In this example, I’m in Momentary Mode and am only activating the pedal on selected lines.

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Express yourself

If you have (or separately purchase) a compatible expression pedal, such as a Roland EV-5, a Boss FV-500L, a Moog EP-2 or EP-3, or an M-Audio or EHX, and connect it to the Exp Pedal input, you can get some cool additional functionality from the Pitch Fork.

When the Pitch Fork is in Latch Mode, the expression pedal smoothly shifts the pitch between from no shift up to full shift (based on the shift setting). Although it’s difficult to accurately bend to a lesser interval than what the pedal is set to, it can be done. For instance, with the Shift knob set on Perfect Fourth, you could press the pedal most of the way down to get a major or minor third or any other interval in between.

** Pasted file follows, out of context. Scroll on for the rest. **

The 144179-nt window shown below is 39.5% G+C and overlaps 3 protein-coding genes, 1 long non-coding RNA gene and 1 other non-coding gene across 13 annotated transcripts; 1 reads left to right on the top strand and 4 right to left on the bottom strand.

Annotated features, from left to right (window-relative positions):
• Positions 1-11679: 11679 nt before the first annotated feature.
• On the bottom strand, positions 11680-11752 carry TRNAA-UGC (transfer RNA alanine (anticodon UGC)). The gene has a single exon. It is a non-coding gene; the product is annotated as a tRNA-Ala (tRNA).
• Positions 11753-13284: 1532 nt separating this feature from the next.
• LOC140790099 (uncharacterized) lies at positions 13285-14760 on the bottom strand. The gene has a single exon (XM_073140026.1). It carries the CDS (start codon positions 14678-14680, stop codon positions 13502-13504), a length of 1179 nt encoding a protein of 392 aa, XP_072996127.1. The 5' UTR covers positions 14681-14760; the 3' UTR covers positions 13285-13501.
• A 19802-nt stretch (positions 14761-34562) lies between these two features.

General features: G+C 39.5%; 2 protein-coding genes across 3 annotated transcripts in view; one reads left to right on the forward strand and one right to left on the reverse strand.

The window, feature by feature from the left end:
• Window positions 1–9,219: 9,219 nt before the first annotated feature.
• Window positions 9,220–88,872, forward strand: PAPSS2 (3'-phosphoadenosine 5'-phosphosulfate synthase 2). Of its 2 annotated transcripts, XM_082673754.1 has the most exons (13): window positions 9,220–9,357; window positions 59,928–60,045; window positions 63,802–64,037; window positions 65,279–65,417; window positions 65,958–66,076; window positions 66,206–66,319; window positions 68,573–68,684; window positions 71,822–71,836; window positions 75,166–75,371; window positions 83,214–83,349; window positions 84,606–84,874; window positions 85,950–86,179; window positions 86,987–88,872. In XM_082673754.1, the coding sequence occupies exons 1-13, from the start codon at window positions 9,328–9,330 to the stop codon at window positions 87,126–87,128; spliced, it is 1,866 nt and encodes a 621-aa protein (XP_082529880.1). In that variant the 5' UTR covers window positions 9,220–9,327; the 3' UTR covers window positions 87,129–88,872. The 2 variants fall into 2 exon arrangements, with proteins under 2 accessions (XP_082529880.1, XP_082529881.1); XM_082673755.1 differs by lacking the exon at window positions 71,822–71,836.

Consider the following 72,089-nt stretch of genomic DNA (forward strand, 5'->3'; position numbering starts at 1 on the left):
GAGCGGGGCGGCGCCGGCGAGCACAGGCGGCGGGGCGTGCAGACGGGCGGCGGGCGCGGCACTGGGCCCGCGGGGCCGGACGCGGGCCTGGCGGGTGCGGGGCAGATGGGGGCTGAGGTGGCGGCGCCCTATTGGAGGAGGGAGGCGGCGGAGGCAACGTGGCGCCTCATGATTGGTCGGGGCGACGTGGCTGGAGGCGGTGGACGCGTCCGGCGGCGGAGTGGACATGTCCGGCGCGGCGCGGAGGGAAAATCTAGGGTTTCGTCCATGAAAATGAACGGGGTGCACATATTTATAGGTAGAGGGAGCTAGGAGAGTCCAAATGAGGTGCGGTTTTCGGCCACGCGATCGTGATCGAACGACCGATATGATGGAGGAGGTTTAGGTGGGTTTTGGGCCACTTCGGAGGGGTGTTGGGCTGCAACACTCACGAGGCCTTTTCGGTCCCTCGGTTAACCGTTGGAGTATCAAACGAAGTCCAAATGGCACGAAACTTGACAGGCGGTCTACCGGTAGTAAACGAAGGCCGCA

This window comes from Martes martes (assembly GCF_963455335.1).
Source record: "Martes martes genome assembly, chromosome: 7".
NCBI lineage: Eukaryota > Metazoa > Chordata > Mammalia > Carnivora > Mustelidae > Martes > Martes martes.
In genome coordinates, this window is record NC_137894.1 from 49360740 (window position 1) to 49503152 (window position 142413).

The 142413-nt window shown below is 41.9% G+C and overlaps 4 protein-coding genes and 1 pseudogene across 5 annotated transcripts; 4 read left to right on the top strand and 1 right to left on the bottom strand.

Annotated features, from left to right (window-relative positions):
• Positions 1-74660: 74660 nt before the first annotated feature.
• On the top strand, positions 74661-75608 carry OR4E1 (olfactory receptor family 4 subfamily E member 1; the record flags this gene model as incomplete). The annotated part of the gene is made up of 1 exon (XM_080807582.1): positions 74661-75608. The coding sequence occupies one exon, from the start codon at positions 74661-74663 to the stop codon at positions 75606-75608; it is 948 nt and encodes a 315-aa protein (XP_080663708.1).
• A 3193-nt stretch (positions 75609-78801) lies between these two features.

You can also shift up into a note by engaging the pedal while the note you played is sustaining creating some cool sounding bends that are almost pedal steel like.

Check out the bends in this example.

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If you're looking for whammy-pedal type effects, you can approximate them by moving the pedal rapidly up and down, especially with the shift set to an octave or two up.

When the pedal is in Momentary mode, and the Bypass Footswitch pressed down and held, the position of the pedal dictates how long it takes the note to get from un-shifted to fully shifted, and vice versa.  Electro-Harmonix refers to the speed of the change as the Glissando Rate. It ranges from an undetectable 4ms with the heel of the pedal down to a tantalizingly slow 2 seconds with the toe down. I’m not sure what the musical usage of having a 2 second Glissando Rate would be, but you can make cool police siren effects with it You can even set the pedal to save a specific Glissando Rate. According to the manual, the default Glissando Rate — with no pedal attached — is a quick-but-audible 60ms.